Midnight Oil

[Powderworks] NMOC - Enemies of Sustainability

Michael Blackwood blackwood_michael at hotmail.com
Wed Oct 6 07:13:19 MDT 2004

Bruce wrote:

>PS: Julian, isn't an ethical society one which also places a premium value 
>on the dignity and >availability of meaningful work? I'm not disagreeing 
>with you about treating animals well, >but "finding a balance is a very 
>complicated issue. I agree that fox hunting is a pompous and >intolerable 
>'sport' which should be banned outright. But seal hunting (which is more 
>brutal) is not >so cut-and-dried IMO, given the devastation a ban visits on 
>a community.

And, as the token Newfoundlander on the list, I have to chime in here about 
the seal hunt.  The only species serously hunted (ie for commerical reasons, 
not subsistence) is the Harp Seal.  Currently, the 
Newfoundland/Labrador/Greenland harp seal heard is the largest wild mammal 
herd in the northern hemisphere, at at least 4 million animals, and possibly 
up to 6 million.  Each adult female has a pup each year or two, and with 
that in mind Canada's current small hunt is sustainable in perpetuity, and 
could even be sustainably expanded.

Historically, the ENTIRE carcass was usable, but public outcry has soured 
the markets.  The pelts have obvious value, seal blubber is rentered into 
seal oil, which is a great dietary supplement, and the meat was eaten by 
locals or exported in cans.  The bones were usable as fertilizer.  This is a 
very valuable resource that has been crippled as an income source for rural 
coastal communities.

IN THE PAST, pups were taken for their white fur, but this is no longer the 
case, and hasn't been for 20 years.  In the 19th century when the industry 
began in Newfoundland (then an independant country, we didn't join Canada 
until 1949), the main product was oil for industrial use, with pelts being 
sold to furriers and the meat being the first fresh meat in rural diets 
after a long winter.  (Seal is still a cultural heritage meal in 
Newfoundland, and if we were a visible minority, or didn't speak English, I 
doubt the PC crowd would have been so quick to call us barbarians for our 

Is the seal hunt violent?  Yes, but in exactly the same way that the 
"processing" of cattle in a slaughterhouse is violent.  Seals, Cats & Dogs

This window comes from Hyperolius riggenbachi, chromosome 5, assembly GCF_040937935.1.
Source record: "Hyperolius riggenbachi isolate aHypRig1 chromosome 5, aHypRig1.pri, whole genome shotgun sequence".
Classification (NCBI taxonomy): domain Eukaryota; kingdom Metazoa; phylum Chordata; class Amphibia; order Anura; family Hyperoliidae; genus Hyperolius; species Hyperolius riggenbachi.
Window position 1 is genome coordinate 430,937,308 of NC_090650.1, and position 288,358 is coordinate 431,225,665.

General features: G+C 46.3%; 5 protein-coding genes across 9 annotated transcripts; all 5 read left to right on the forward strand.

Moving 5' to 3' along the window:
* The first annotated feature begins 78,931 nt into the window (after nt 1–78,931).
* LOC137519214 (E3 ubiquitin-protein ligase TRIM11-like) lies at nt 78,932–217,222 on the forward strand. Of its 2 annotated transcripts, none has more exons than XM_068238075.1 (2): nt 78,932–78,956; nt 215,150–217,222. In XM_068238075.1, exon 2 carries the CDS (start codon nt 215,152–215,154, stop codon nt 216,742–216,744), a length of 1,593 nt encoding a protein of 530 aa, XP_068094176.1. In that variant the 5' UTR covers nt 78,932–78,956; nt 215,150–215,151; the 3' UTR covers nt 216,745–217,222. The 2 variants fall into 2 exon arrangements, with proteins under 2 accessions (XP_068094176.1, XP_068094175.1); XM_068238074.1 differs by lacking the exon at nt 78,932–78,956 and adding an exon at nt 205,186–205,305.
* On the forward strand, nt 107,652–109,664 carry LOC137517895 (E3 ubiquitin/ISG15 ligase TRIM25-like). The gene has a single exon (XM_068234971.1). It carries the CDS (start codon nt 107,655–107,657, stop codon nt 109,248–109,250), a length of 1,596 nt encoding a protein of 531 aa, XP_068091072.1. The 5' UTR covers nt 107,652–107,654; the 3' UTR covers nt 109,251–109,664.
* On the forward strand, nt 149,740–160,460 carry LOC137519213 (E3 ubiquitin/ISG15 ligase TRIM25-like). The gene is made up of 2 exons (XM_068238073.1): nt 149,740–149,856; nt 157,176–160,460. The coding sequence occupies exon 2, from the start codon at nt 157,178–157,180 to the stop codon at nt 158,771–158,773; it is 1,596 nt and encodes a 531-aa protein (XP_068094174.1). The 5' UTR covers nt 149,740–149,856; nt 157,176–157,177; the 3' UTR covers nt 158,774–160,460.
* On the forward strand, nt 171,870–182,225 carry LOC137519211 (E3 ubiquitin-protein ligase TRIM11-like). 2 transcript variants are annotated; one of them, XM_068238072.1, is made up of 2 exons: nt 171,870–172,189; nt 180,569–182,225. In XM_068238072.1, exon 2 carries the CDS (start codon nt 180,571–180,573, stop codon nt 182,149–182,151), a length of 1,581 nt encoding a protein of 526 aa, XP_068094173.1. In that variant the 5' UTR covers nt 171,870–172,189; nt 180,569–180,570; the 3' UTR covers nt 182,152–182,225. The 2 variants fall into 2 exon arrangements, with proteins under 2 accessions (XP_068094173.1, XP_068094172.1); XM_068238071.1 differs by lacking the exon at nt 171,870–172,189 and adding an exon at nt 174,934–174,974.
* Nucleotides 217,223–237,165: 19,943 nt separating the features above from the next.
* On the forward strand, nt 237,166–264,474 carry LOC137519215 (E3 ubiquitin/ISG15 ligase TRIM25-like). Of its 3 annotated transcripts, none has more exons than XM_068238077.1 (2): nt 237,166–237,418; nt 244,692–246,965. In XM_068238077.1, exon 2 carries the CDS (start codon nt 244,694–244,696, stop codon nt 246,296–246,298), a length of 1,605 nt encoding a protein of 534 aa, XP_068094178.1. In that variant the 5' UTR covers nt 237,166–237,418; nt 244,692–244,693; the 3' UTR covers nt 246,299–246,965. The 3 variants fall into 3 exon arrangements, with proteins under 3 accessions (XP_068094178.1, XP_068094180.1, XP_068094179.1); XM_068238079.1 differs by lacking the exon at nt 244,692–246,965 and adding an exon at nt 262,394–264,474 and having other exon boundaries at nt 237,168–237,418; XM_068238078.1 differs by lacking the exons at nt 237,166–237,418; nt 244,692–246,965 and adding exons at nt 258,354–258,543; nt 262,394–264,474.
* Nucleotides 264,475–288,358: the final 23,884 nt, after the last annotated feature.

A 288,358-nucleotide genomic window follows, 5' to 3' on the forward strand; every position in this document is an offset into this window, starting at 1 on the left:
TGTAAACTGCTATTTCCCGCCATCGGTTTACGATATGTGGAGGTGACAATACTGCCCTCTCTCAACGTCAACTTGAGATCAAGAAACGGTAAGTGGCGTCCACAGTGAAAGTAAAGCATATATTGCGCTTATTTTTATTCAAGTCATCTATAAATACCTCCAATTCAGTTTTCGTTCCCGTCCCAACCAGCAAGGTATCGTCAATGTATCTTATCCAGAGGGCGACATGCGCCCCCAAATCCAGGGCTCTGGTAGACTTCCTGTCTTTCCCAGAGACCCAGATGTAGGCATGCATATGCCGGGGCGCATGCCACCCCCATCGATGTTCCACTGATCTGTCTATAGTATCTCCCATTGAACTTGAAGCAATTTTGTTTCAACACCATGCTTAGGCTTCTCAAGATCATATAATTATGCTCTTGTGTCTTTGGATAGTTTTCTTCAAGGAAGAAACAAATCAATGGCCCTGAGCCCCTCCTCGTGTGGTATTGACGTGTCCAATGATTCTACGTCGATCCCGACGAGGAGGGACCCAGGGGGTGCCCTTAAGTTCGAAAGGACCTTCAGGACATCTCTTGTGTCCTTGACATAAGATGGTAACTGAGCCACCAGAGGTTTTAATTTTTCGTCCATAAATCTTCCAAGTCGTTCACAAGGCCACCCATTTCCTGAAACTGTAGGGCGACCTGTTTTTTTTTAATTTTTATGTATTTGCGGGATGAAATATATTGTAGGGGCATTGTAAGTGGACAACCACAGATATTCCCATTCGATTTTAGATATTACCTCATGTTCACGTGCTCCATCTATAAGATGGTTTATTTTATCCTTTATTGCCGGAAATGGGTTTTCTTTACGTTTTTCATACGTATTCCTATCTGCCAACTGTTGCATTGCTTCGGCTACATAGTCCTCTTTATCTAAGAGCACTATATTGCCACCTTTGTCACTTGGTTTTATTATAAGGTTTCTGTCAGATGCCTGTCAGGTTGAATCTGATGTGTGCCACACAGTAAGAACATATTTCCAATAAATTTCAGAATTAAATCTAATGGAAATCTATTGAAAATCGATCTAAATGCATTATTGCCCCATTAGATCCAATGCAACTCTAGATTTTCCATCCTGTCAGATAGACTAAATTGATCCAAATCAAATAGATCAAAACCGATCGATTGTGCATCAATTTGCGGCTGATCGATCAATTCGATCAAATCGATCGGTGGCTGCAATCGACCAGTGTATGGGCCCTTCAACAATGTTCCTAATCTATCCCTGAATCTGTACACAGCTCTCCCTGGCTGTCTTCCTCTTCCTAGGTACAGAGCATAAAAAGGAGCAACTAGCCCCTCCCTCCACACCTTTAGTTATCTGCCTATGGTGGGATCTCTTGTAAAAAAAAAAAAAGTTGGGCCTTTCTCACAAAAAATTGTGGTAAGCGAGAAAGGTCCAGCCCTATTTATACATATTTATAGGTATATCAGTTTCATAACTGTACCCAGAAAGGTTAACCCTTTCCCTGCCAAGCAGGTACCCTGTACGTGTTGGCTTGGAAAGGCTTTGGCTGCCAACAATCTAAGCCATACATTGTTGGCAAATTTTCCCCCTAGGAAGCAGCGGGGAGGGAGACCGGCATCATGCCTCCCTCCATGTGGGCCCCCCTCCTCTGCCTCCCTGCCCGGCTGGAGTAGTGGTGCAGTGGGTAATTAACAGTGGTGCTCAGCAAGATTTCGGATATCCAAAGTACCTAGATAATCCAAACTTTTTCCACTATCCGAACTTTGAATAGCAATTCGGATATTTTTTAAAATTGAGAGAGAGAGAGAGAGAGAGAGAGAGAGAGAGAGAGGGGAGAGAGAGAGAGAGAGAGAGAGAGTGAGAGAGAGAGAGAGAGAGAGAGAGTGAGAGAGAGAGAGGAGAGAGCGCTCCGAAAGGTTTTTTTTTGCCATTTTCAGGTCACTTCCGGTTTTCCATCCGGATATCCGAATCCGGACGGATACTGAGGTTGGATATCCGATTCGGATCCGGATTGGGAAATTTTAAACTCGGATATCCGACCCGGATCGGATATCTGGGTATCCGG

are the 3 branches of the Order Carnivora, and as such we respond to the 
"cuteness" of seals because their faces remind us of common pets.  When a 
poor unloved cow is done in with a quick blow to the head behind a brick 
wall in a slaughterhouse, no one threatens sanctions on beef-producing 
countries.  Canada faces sanctions because we treat the seals like cattle.  
The difference is that seals are "cute" and killed against a backdrop of 
white, which makes for great heart-wrenching TV.  The film in the 1970's 
that was produced in Montreal showing a sealer skinning a seal alive was 
later revealed to have been staged, with the film crew bribing a hunter into 
doing that for the camera.  The modern hunt is VERY well regulated by the 
federal Department of Fisheries and Oceans, and all sealers must pass 
stringent qualifications to get their licenses.  Sure, a rare few may turn 
out to be assholes, but that's like saying that because SOME deer hunters 
get drunk in the woods and shoot at anything that moves, ALL hunters are 
redneck barbarians.  Basically, the seal hunt is still portrayed as 
unsustainable barbarism solely because promising to STOP the hunt is a great 
fundraising tool for various groups that at best are thnking with their 
hearts and not their heads, and placing the value of "cuteness" over the 
value of a centuries-old way of life.

hold together,
Mike "expects he'll get flamed for this" Blackwood

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